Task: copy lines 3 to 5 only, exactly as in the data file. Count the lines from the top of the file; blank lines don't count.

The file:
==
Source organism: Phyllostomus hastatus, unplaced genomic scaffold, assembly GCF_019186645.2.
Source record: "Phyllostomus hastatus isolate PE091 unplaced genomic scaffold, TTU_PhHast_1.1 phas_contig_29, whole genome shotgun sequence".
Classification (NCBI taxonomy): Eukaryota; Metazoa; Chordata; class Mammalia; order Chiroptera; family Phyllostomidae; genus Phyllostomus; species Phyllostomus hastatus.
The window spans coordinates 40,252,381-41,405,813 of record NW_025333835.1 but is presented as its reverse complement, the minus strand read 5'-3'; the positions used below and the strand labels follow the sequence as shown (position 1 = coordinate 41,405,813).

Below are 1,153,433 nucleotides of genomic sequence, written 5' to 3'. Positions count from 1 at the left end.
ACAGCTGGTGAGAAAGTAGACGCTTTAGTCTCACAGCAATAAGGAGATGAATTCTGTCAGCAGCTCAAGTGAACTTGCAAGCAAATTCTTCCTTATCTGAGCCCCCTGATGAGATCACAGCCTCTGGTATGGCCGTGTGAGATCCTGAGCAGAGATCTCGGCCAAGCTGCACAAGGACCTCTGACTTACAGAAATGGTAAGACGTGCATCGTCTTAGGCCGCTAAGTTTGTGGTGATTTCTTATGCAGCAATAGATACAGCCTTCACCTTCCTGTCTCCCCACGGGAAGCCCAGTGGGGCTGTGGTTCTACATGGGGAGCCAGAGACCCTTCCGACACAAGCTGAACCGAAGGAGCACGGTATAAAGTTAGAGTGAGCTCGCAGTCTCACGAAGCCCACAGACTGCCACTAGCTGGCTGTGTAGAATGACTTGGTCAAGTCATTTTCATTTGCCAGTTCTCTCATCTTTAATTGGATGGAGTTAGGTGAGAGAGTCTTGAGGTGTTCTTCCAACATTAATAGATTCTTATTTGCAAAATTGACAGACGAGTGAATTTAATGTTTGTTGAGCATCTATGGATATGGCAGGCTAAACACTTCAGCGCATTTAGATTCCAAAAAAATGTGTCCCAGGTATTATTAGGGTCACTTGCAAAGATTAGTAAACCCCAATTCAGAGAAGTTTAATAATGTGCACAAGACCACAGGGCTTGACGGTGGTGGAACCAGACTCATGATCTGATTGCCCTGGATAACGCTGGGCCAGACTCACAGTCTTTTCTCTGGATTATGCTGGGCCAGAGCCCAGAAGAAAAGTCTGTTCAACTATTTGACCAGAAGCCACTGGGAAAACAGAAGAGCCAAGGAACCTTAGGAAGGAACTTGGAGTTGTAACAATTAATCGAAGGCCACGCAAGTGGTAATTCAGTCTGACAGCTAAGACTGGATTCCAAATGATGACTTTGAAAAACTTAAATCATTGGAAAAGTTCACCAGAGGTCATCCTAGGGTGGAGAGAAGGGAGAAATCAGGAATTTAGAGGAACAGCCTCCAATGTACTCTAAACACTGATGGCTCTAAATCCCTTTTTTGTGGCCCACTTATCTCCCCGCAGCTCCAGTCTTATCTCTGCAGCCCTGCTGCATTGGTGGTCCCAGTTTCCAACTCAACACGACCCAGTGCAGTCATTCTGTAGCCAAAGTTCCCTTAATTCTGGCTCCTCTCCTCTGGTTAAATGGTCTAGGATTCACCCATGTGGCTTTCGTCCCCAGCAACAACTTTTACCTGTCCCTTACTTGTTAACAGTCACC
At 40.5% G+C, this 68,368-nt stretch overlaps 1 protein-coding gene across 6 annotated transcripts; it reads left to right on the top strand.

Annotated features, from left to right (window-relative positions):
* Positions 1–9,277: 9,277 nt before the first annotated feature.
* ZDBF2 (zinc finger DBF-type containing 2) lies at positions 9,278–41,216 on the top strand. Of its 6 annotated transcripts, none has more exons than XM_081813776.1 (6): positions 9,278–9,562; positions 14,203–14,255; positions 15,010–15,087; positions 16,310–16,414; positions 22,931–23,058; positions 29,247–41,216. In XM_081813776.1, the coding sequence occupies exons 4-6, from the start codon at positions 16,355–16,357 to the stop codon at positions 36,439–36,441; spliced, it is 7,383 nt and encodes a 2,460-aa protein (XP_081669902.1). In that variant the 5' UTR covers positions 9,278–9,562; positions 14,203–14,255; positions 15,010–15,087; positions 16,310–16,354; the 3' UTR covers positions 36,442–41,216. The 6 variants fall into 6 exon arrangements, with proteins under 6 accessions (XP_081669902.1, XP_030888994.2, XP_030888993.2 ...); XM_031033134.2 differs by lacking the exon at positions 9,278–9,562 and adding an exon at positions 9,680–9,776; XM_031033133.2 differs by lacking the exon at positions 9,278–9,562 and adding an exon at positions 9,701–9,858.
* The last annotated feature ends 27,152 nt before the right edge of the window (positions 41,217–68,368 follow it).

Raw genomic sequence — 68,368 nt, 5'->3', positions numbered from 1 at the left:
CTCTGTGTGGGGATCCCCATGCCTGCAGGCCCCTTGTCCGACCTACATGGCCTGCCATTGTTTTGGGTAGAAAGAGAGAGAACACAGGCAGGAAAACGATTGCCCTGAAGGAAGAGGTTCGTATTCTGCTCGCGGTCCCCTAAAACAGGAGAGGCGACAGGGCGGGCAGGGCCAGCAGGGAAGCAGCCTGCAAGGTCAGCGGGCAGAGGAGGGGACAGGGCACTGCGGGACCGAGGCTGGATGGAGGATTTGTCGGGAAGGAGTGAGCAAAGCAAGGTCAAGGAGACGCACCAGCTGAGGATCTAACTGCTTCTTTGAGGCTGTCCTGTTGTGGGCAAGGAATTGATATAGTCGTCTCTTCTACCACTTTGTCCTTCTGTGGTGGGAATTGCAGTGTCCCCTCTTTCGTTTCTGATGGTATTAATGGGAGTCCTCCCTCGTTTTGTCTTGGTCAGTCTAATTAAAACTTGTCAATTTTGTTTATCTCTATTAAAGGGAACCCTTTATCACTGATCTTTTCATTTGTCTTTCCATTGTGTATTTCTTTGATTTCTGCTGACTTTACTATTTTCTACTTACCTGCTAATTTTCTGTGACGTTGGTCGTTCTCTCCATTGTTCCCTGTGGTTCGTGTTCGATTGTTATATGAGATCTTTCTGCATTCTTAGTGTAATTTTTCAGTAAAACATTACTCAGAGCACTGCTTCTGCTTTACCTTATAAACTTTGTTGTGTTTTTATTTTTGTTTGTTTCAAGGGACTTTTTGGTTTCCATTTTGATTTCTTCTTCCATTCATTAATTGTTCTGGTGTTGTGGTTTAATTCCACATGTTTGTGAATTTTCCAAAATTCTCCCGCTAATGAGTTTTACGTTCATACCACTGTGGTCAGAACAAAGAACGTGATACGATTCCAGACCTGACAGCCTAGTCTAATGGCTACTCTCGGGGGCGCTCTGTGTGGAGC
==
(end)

Classification (NCBI taxonomy): Eukaryota; Metazoa; Chordata; class Mammalia; order Chiroptera; family Phyllostomidae; genus Phyllostomus; species Phyllostomus hastatus.
The window spans coordinates 40,252,381-41,405,813 of record NW_025333835.1 but is presented as its reverse complement, the minus strand read 5'-3'; the positions used below and the strand labels follow the sequence as shown (position 1 = coordinate 41,405,813).

Below are 1,153,433 nucleotides of genomic sequence, written 5' to 3'. Positions count from 1 at the left end.